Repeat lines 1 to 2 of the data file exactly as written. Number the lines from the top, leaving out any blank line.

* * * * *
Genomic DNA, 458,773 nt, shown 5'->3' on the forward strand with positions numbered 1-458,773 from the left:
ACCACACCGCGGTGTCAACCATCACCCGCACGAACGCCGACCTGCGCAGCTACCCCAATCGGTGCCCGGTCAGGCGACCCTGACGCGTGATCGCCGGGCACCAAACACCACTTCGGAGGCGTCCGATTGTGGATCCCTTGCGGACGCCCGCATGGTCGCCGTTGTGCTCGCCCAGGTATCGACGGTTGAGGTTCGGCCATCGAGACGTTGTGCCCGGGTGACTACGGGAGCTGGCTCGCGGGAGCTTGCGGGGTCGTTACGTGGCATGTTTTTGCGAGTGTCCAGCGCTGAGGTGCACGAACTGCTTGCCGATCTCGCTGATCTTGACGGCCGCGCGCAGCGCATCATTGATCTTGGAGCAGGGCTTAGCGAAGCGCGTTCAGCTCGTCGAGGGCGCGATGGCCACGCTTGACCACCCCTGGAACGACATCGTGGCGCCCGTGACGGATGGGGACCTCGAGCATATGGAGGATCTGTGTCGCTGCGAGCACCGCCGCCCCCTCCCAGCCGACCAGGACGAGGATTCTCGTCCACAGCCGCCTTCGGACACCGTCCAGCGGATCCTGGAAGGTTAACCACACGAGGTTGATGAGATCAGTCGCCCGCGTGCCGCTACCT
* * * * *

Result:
Genomic DNA, 458,773 nt, shown 5'->3' on the forward strand with positions numbered 1-458,773 from the left:
ACCACACCGCGGTGTCAACCATCACCCGCACGAACGCCGACCTGCGCAGCTACCCCAATCGGTGCCCGGTCAGGCGACCCTGACGCGTGATCGCCGGGCACCAAACACCACTTCGGAGGCGTCCGATTGTGGATCCCTTGCGGACGCCCGCATGGTCGCCGTTGTGCTCGCCCAGGTATCGACGGTTGAGGTTCGGCCATCGAGACGTTGTGCCCGGGTGACTACGGGAGCTGGCTCGCGGGAGCTTGCGGGGTCGTTACGTGGCATGTTTTTGCGAGTGTCCAGCGCTGAGGTGCACGAACTGCTTGCCGATCTCGCTGATCTTGACGGCCGCGCGCAGCGCATCATTGATCTTGGAGCAGGGCTTAGCGAAGCGCGTTCAGCTCGTCGAGGGCGCGATGGCCACGCTTGACCACCCCTGGAACGACATCGTGGCGCCCGTGACGGATGGGGACCTCGAGCATATGGAGGATCTGTGTCGCTGCGAGCACCGCCGCCCCCTCCCAGCCGACCAGGACGAGGATTCTCGTCCACAGCCGCCTTCGGACACCGTCCAGCGGATCCTGGAAGGTTAACCACACGAGGTTGATGAGATCAGTCGCCCGCGTGCCGCTACCT